Young mum who needed time to herself converted stair cupboard into peaceful 'mum cave'
Jessica Pool, 25, has three children and after her newest arrival she started to suffer from postnatal depression.
She noticed her children would take themselves away when they needed some quiet time, and everyone had their own space - except for her.
The children had their bedrooms and her partner, Matthew, had the shed so Jessica, set about converting the under stairs cupboard into her own space.
She cleared out the coats, toys and cleaning kit and for just £17 transformed it into a phone-free mum zone complete with reading nook, calming candles and mood lighting.
Jessica from Shrivenham, Oxfordshire, said: "I decided to make it because it was just a dumping ground and I got fed up with sorting it out all the time.
"I thought it would be somewhere for the children to go but then I thought no - they have their bedrooms.
"Sometimes us mums need somewhere we can escape to and still be near the children to look after them.
"Sometimes I'll go take myself away for five minutes to give myself some space.
"Children take themselves away when they need a break and this is somewhere I can go.
"You hear about man caves and toy rooms, but I'd never heard of a mum cave.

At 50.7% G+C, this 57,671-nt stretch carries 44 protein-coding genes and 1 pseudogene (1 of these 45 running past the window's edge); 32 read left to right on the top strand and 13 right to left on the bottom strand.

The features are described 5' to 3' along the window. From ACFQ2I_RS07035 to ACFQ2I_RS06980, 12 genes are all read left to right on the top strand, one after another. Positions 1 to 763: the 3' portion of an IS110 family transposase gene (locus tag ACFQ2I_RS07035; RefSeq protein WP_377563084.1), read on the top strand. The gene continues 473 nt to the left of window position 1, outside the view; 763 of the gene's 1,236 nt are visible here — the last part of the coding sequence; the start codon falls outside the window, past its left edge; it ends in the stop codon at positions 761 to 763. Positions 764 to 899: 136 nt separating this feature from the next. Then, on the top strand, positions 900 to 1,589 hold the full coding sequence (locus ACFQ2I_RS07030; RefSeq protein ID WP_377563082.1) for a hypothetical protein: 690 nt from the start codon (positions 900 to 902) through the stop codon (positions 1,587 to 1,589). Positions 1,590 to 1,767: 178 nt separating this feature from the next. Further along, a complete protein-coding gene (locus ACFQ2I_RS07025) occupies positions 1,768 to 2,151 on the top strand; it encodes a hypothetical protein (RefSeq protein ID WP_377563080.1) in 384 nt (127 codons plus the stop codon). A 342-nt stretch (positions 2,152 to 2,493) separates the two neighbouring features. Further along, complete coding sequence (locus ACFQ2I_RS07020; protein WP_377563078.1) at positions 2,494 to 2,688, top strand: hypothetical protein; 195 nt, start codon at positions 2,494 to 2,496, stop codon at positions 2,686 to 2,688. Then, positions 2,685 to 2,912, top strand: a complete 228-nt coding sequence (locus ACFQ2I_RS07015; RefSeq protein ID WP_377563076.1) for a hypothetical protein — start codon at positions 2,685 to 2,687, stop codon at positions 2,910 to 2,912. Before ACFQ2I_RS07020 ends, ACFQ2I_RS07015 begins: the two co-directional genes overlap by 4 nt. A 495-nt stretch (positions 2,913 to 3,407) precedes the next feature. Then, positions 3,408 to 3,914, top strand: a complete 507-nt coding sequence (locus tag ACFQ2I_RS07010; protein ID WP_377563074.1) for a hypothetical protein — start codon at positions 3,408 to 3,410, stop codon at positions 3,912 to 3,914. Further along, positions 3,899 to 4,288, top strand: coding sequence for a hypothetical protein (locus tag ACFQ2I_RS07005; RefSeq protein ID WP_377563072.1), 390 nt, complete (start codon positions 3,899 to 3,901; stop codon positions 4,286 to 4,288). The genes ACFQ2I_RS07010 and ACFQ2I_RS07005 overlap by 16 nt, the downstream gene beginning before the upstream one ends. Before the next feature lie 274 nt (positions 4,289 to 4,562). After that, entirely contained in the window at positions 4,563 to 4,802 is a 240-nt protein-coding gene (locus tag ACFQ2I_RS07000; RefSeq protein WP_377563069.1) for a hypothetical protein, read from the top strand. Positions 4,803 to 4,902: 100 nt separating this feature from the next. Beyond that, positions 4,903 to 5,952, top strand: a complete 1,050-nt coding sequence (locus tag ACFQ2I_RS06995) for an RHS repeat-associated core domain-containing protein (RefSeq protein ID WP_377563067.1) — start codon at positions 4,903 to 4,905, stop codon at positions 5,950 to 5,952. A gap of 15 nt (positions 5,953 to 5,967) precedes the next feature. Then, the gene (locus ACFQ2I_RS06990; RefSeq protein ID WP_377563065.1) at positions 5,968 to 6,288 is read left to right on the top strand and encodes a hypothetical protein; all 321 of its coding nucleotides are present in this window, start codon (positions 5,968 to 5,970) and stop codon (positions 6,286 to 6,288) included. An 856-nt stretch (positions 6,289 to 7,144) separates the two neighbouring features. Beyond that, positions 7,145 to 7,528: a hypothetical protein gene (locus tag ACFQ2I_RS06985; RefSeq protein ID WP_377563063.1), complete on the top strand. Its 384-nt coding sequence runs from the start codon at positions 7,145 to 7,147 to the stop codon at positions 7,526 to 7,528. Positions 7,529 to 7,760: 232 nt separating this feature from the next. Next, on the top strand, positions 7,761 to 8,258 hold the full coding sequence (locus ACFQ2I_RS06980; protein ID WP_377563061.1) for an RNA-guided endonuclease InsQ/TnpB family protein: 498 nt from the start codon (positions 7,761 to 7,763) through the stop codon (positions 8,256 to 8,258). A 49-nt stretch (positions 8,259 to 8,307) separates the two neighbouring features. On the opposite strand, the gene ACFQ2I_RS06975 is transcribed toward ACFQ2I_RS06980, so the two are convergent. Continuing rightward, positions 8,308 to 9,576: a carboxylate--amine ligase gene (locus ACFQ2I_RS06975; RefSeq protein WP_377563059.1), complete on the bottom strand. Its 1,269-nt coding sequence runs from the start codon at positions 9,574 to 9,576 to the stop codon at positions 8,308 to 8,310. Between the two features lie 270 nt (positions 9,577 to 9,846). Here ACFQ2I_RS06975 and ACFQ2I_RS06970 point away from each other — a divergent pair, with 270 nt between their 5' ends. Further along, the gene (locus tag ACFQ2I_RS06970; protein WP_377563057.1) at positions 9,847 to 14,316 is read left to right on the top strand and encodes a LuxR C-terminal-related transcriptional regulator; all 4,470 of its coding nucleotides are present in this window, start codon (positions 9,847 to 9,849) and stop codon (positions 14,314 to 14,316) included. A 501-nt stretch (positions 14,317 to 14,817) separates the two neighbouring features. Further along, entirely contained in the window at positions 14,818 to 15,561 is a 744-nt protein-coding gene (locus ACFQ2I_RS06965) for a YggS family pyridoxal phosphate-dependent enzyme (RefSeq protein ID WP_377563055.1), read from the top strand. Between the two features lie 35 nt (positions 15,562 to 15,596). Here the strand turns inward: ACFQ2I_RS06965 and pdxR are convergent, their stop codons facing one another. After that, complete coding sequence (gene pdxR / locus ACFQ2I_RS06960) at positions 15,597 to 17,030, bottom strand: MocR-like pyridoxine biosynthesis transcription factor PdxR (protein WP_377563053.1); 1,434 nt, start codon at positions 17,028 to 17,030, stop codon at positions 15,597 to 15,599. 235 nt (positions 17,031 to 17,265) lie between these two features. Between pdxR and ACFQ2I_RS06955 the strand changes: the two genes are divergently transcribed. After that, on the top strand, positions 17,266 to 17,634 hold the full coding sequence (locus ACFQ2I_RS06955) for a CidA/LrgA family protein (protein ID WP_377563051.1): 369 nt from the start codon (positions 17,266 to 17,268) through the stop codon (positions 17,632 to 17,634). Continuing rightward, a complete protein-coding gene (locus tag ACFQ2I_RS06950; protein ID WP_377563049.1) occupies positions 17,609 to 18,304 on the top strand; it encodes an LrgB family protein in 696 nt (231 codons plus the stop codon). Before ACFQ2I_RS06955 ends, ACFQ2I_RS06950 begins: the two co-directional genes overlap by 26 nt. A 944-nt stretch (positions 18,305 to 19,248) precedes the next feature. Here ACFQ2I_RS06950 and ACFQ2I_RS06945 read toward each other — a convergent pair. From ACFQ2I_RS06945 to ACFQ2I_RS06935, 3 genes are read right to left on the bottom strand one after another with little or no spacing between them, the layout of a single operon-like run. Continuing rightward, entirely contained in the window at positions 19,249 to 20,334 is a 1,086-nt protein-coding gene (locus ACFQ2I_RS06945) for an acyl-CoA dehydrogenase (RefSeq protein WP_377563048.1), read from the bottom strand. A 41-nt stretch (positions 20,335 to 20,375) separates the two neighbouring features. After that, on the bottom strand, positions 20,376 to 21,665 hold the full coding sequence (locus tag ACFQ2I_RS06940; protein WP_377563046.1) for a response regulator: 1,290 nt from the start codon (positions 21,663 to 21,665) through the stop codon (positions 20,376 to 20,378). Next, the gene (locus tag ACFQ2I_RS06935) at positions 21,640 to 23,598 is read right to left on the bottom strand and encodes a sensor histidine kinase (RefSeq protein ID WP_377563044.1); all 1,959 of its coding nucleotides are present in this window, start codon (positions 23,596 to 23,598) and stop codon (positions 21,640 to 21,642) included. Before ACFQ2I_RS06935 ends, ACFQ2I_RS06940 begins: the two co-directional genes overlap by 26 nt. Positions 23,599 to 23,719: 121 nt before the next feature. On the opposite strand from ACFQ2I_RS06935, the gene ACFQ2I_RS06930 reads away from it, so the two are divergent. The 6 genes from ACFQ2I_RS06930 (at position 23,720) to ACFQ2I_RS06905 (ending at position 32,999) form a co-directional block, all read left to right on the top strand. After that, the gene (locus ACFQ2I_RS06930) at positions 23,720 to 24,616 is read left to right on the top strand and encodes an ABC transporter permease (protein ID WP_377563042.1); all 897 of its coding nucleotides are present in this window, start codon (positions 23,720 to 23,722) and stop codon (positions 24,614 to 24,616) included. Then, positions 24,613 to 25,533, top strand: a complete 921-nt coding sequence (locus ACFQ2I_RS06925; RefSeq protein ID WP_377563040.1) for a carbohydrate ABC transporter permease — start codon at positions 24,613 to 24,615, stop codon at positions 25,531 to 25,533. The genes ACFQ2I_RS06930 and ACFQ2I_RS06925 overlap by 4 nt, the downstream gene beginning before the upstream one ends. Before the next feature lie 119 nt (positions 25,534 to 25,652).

"I suffer from postnatal depression and I felt like I needed somewhere I could take myself without inflicting my mood on the children and then I can come out and be mummy again."
Jessica said the space, which she has dubbed the Mum Cave, is a phone-free area with no distractions - just a place where she can sit and think.
She managed to create the space in just two hours by taking the rubbish to the tip.
It cost £17, which was spent on paint - but she said the value far surpasses the cost.
She added: "I took all rubbish to the tip, spent two hours painting, and spent about £17 on it - on paint and shelves, the rest of the stuff is from around the house.
"It's improved my quality of life drastically, today if I've felt a bit annoyed I'll go in there.
"I've explained to my children that it's my space.
"I've told them they can go in there, but it's more for me than them.
"They are pretty understanding, there's nothing in there for them to do.
"It's a non electronic cupboard so I don't take my phone in there, I go in there for headspace and to recharge."
Jessica lives with her partner, Matthew, a civil engineer, and their three children Madison, five, Charlie, three, and Oliver - nine weeks.